I rehash this history now because we're nearly at another
moment in Bettman's legacy where he has the opportunity to
play Baby Stern.
The NBA Commissioner this week proposed a new playoff format
in which the top four seeds in each conference would be
slotted by record meaning the three division winners and the
team with the next-best record would be re-seeded.
Records would also dictate home-court advantage. This is
fallout from this NBA postseason, in which the Dallas
Mavericks were seeded fourth behind the West's division
champions despite having the second-best record in the
conference. Had they been seeded second, they would have drawn
the conference-leading San Antonio Spurs no earlier than the
It isn't a bold prediction to say that the NHL's 12-year-old
playoff format could be tweaked (a return to the 2-3-2 scheme,
favored by some owners) or revolutionized (Brendan Shanahan's
10-team format with three-game "play-in" series, the only
thing that could reward futility more than Alexei Yashin's
If Stern pushes through his proposal and Bettman adopts his
friend's vision for the NHL postseason, the impact would fall
somewhere in the middle.
Since 1998-99, when the six-division format was created,
nearly every season has produced a case in which a
second-place team would have jumped over a division champion.
Under the Stern plan:
1998-99: Toronto (97 points) would have been the No. 3 seed over
1999-00: New Jersey (103) would have been the No. 2 seed over
Washington (102) and Toronto (100). Detroit would have been
the No. 2 seed in the West over Colorado (96) and Dallas
2000-01: Philadelphia (100) would have been the No. 3 seed over
2001-02: Toronto (100) would have been the No. 2 seed over the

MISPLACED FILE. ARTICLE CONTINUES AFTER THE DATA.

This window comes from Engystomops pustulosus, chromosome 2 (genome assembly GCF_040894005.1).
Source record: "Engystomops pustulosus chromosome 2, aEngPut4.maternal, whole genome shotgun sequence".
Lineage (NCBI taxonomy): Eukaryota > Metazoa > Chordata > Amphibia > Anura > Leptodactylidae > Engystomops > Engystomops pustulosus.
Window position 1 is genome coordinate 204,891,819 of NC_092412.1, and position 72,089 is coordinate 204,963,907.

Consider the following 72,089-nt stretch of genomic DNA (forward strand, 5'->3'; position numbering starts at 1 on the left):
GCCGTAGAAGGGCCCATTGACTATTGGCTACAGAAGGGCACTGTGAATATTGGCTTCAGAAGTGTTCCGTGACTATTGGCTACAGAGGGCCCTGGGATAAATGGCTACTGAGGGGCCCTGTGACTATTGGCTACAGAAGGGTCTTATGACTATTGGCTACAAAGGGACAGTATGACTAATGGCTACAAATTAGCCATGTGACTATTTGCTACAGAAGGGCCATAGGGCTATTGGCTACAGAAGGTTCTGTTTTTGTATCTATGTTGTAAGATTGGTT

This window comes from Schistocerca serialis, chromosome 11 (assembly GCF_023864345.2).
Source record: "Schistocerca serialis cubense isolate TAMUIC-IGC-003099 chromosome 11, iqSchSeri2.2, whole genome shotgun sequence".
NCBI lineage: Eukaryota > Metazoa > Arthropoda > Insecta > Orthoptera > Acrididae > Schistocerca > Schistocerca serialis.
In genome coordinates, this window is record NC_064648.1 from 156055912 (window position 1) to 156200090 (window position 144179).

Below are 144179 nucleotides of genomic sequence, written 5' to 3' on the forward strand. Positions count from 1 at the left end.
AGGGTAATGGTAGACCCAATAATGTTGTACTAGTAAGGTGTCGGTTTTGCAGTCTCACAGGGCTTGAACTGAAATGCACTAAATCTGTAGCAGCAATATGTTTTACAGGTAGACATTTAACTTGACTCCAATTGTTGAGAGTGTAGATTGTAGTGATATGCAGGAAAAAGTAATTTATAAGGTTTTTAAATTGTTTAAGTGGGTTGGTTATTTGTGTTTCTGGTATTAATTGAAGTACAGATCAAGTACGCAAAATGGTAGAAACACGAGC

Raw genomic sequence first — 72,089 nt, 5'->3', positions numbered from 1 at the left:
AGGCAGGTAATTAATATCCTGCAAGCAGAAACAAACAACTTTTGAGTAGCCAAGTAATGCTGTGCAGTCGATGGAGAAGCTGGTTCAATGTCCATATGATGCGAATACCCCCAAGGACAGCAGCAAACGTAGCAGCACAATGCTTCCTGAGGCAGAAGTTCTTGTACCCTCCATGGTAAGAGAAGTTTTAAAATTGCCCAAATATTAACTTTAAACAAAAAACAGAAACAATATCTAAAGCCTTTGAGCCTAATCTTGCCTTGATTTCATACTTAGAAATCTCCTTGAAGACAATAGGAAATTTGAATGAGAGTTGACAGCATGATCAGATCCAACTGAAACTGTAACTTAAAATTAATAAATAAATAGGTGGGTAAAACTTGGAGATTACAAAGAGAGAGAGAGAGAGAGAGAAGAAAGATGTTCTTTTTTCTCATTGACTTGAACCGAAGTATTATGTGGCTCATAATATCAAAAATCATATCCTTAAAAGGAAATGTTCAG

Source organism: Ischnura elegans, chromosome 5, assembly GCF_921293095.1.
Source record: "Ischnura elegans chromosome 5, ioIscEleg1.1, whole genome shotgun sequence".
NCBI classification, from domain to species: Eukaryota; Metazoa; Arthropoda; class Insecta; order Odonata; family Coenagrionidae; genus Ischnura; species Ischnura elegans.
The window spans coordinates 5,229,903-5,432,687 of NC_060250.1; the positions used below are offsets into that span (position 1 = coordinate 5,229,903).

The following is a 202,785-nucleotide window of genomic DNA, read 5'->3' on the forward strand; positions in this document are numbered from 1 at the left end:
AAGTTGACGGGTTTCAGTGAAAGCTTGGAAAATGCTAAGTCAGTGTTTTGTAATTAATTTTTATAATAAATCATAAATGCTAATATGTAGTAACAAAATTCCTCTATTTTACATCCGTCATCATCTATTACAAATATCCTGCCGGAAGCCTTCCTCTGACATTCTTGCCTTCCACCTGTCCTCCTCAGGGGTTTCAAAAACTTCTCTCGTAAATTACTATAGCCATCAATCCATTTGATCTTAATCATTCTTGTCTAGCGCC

Flyers (97) and Carolina (91).
2002-03: The Flyers would have been the No. 3 seed ahead of Tampa
2003-04: Toronto (103) would have been the No. 3 seed over the
2005-06: Nashville (106) would have been the No. 3 seed ahead of
That last example with the Predators is a case study in
everything that's wrong about David Stern's plan.
Nashville didn't deserve a No. 3 seed because it played in
what amounted to a junior varsity division this season a
division whose bottom three teams had a combined record of
82-164. Ask Detroit what a sterling record against the compost
of the conference gets you in the playoffs.
More than that, Nashville, as the No. 3 seed in the West,
would have faced Anaheim instead of San Jose. Would it, in
hindsight, have mattered? Not at all it'd still be tee-time
for the Kariya and the boys after the first round.
And that's the point: play the damn games!
Seeding only matters to the one team (looking back on it,
Toronto) that gets screwed every year because it doesn't have
the benefit of playing in an easier division to win.
It didn't matter to the Devils in 2000 when they avoided an
upset-minded Penguins team in the 2-7 game and went on to win
the Cup. And I'm sure the Leafs didn't mind their lot in life
when they rolled to the conference finals in 1999 with
I shudder to think that the NHL is going to tinker with the
one thing even the league's harshest critics agree works: the
Stanley Cup playoffs.
But luckily, the NHL doesn't have to appease a cranky Mark
Cuban with a revamped playoff format.
The NHL doesn't need to follow the NBA's lead. Because
whenever it does, fans get a harsh reminder that David Stern
is David Stern, and Gary Bettman isn't.
Wyshynski, also the Sports Editor of The Connect Newspaper, is
a columnist for TheFourthPeriod.com and the Washington
Correspondent for The Fourth Period Magazine.
His book, "Glow Pucks and 10-Cent Beer: The 101 Worst Ideas in Sports
is now on sale.